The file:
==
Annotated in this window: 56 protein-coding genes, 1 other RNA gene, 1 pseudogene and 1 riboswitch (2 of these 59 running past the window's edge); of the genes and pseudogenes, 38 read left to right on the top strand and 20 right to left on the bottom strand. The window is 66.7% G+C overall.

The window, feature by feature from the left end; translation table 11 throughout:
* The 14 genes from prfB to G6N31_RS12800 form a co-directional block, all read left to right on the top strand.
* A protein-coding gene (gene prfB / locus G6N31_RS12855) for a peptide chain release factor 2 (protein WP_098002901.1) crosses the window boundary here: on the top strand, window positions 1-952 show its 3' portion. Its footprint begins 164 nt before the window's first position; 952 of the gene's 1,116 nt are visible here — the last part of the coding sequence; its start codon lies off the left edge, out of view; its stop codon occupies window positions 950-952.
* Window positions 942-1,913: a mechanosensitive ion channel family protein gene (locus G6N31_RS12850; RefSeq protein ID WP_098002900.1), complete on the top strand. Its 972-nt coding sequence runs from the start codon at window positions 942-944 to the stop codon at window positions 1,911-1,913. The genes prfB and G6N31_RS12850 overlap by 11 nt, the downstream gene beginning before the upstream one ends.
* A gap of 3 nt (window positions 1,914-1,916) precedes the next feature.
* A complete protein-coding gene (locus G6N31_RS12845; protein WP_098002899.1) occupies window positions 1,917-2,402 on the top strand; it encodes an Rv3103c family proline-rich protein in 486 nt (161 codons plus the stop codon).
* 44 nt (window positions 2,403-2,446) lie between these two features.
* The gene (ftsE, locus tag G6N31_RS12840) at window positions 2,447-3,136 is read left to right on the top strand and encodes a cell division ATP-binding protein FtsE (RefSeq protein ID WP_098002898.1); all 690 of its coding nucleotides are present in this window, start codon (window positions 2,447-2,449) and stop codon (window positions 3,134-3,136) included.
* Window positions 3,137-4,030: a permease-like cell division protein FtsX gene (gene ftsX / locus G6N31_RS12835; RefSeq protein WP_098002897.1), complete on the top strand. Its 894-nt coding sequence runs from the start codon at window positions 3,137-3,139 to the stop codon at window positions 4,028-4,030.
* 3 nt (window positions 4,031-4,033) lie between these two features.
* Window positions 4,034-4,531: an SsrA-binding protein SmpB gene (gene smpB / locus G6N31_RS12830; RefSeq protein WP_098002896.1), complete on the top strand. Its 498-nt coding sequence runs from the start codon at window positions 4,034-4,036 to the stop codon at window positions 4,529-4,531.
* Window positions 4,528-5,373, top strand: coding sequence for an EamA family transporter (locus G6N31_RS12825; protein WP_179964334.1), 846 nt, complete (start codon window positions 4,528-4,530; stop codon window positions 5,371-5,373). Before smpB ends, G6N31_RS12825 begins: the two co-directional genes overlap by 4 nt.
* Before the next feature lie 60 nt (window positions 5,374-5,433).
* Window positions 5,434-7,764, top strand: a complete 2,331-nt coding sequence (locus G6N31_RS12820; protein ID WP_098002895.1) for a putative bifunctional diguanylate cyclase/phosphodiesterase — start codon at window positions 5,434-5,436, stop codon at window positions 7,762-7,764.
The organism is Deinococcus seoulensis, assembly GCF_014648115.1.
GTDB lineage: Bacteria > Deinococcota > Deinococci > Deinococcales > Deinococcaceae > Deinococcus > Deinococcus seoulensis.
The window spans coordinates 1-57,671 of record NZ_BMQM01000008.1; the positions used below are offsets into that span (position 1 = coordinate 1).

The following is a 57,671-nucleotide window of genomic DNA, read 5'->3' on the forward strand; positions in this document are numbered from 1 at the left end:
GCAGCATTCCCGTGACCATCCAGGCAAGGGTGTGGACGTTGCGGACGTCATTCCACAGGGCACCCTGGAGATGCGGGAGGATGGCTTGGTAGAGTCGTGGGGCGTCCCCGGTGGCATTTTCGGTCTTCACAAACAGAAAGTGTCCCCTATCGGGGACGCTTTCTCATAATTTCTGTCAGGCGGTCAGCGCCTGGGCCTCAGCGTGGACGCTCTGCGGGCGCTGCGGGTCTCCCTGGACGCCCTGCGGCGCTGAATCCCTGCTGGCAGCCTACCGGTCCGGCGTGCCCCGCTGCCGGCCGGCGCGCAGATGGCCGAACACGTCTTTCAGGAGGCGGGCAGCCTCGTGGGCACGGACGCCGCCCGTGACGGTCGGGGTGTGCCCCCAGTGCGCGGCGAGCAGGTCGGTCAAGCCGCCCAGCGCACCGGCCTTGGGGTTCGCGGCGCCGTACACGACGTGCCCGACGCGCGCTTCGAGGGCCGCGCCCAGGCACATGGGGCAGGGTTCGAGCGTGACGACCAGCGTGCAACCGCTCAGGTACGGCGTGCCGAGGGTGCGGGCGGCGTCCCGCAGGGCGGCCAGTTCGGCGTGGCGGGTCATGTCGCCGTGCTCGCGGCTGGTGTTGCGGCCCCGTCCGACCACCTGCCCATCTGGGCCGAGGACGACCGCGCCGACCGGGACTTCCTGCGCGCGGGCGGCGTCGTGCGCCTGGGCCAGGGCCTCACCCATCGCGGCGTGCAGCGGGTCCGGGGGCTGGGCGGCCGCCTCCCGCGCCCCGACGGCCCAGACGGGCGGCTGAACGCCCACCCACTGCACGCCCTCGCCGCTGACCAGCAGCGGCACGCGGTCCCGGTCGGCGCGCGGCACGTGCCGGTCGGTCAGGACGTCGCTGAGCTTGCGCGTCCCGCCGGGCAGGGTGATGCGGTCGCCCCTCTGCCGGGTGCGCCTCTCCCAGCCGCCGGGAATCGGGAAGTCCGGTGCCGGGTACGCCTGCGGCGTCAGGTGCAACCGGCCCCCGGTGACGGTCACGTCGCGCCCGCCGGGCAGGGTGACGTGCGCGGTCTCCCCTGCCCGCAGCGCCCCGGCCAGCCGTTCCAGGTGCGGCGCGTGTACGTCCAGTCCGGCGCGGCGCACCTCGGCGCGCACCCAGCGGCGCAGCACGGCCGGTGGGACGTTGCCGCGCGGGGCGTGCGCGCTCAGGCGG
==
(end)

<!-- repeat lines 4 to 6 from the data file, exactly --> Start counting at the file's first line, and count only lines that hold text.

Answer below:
* A protein-coding gene (gene prfB / locus G6N31_RS12855) for a peptide chain release factor 2 (protein WP_098002901.1) crosses the window boundary here: on the top strand, window positions 1-952 show its 3' portion. Its footprint begins 164 nt before the window's first position; 952 of the gene's 1,116 nt are visible here — the last part of the coding sequence; its start codon lies off the left edge, out of view; its stop codon occupies window positions 950-952.
* Window positions 942-1,913: a mechanosensitive ion channel family protein gene (locus G6N31_RS12850; RefSeq protein ID WP_098002900.1), complete on the top strand. Its 972-nt coding sequence runs from the start codon at window positions 942-944 to the stop codon at window positions 1,911-1,913. The genes prfB and G6N31_RS12850 overlap by 11 nt, the downstream gene beginning before the upstream one ends.
* A gap of 3 nt (window positions 1,914-1,916) precedes the next feature.